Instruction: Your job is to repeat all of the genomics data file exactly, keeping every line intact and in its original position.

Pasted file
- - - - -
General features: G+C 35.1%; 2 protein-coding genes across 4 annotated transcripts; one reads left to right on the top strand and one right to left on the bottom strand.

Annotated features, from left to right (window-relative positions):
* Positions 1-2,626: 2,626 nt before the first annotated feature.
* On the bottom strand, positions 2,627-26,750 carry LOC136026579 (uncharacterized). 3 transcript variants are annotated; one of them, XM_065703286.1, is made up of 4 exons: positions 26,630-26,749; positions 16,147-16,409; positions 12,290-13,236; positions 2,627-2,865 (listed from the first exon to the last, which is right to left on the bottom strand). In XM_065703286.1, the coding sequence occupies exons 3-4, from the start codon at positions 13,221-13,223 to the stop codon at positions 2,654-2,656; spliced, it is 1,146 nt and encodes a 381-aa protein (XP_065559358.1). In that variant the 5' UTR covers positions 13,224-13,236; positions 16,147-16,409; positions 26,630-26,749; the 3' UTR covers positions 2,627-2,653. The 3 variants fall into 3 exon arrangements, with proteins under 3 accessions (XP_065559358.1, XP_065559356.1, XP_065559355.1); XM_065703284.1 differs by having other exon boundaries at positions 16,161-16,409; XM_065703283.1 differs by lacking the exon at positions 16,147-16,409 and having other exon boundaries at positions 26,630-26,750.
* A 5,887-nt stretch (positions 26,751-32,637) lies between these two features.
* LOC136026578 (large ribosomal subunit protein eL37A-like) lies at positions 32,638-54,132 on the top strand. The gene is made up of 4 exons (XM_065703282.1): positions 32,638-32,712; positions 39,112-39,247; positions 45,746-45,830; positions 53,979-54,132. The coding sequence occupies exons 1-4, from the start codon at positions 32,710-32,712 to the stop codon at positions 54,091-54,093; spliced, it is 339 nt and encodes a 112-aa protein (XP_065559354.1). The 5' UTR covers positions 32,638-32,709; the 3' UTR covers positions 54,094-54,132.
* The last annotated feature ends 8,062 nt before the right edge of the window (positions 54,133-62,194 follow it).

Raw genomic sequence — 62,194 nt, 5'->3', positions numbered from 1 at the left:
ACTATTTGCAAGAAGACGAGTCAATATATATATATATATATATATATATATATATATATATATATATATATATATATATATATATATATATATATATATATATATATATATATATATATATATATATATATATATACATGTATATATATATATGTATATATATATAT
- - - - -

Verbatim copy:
General features: G+C 35.1%; 2 protein-coding genes across 4 annotated transcripts; one reads left to right on the top strand and one right to left on the bottom strand.

Annotated features, from left to right (window-relative positions):
* Positions 1-2,626: 2,626 nt before the first annotated feature.
* On the bottom strand, positions 2,627-26,750 carry LOC136026579 (uncharacterized). 3 transcript variants are annotated; one of them, XM_065703286.1, is made up of 4 exons: positions 26,630-26,749; positions 16,147-16,409; positions 12,290-13,236; positions 2,627-2,865 (listed from the first exon to the last, which is right to left on the bottom strand). In XM_065703286.1, the coding sequence occupies exons 3-4, from the start codon at positions 13,221-13,223 to the stop codon at positions 2,654-2,656; spliced, it is 1,146 nt and encodes a 381-aa protein (XP_065559358.1). In that variant the 5' UTR covers positions 13,224-13,236; positions 16,147-16,409; positions 26,630-26,749; the 3' UTR covers positions 2,627-2,653. The 3 variants fall into 3 exon arrangements, with proteins under 3 accessions (XP_065559358.1, XP_065559356.1, XP_065559355.1); XM_065703284.1 differs by having other exon boundaries at positions 16,161-16,409; XM_065703283.1 differs by lacking the exon at positions 16,147-16,409 and having other exon boundaries at positions 26,630-26,750.
* A 5,887-nt stretch (positions 26,751-32,637) lies between these two features.
* LOC136026578 (large ribosomal subunit protein eL37A-like) lies at positions 32,638-54,132 on the top strand. The gene is made up of 4 exons (XM_065703282.1): positions 32,638-32,712; positions 39,112-39,247; positions 45,746-45,830; positions 53,979-54,132. The coding sequence occupies exons 1-4, from the start codon at positions 32,710-32,712 to the stop codon at positions 54,091-54,093; spliced, it is 339 nt and encodes a 112-aa protein (XP_065559354.1). The 5' UTR covers positions 32,638-32,709; the 3' UTR covers positions 54,094-54,132.
* The last annotated feature ends 8,062 nt before the right edge of the window (positions 54,133-62,194 follow it).

Raw genomic sequence — 62,194 nt, 5'->3', positions numbered from 1 at the left:
ACTATTTGCAAGAAGACGAGTCAATATATATATATATATATATATATATATATATATATATATATATATATATATATATATATATATATATATATATATATATATATATATATATATATATATATATATATATATACATGTATATATATATATGTATATATATATAT